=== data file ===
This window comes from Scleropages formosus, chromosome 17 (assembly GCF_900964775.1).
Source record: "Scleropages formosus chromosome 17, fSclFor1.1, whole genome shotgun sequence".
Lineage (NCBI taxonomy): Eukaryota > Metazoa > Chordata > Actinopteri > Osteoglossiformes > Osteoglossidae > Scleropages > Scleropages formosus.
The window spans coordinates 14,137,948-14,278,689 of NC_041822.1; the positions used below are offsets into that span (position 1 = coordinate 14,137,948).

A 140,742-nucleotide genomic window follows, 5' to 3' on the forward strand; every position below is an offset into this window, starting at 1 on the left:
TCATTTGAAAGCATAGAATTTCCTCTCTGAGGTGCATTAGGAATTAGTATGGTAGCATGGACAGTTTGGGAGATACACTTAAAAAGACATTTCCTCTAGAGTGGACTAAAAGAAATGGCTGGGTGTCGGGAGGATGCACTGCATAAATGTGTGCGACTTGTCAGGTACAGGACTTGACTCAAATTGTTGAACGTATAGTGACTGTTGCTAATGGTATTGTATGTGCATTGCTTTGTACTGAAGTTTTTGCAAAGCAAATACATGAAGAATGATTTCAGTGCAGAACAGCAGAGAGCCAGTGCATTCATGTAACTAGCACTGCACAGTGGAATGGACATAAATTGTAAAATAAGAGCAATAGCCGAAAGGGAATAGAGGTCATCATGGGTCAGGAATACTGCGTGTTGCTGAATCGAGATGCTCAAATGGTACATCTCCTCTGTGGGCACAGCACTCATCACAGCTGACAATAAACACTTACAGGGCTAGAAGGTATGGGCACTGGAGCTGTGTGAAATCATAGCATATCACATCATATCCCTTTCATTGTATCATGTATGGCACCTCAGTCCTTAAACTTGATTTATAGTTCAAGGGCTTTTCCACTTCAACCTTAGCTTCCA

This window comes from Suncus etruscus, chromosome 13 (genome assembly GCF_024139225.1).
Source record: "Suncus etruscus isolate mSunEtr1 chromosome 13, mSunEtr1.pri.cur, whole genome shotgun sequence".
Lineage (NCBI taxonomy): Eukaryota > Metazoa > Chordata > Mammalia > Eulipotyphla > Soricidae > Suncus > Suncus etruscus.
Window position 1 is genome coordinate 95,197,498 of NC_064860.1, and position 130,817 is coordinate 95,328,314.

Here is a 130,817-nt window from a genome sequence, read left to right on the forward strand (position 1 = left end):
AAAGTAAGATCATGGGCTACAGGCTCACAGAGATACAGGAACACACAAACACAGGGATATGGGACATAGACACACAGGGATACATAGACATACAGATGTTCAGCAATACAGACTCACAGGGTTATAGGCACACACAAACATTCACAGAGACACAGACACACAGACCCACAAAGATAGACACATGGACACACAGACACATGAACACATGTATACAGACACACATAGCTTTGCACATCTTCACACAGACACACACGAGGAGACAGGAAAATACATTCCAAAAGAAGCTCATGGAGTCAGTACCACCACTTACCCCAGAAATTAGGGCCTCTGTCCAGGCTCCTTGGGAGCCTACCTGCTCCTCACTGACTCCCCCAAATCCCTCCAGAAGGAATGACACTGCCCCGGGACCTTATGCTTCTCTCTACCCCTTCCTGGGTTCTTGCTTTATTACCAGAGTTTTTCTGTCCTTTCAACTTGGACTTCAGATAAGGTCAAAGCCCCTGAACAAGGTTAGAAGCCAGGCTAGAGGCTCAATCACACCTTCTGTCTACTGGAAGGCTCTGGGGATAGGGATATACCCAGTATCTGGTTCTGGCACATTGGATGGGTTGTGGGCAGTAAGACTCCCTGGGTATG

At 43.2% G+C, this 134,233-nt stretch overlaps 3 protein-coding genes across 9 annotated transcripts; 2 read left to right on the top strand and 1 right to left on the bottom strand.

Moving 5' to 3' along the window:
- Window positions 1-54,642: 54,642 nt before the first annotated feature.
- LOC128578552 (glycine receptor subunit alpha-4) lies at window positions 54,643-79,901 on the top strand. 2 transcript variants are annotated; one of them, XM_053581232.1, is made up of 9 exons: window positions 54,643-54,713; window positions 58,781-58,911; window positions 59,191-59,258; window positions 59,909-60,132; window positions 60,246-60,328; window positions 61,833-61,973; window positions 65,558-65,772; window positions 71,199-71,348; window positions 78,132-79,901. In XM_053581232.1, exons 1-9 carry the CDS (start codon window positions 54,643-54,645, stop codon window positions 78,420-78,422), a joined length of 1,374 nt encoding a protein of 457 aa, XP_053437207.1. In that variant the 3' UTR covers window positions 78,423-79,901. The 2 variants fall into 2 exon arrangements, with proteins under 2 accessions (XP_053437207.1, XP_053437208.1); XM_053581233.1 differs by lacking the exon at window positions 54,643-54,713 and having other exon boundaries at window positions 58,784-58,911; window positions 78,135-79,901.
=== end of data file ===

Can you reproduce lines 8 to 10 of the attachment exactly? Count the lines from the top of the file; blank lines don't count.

Source record: "Suncus etruscus isolate mSunEtr1 chromosome 13, mSunEtr1.pri.cur, whole genome shotgun sequence".
Lineage (NCBI taxonomy): Eukaryota > Metazoa > Chordata > Mammalia > Eulipotyphla > Soricidae > Suncus > Suncus etruscus.
Window position 1 is genome coordinate 95,197,498 of NC_064860.1, and position 130,817 is coordinate 95,328,314.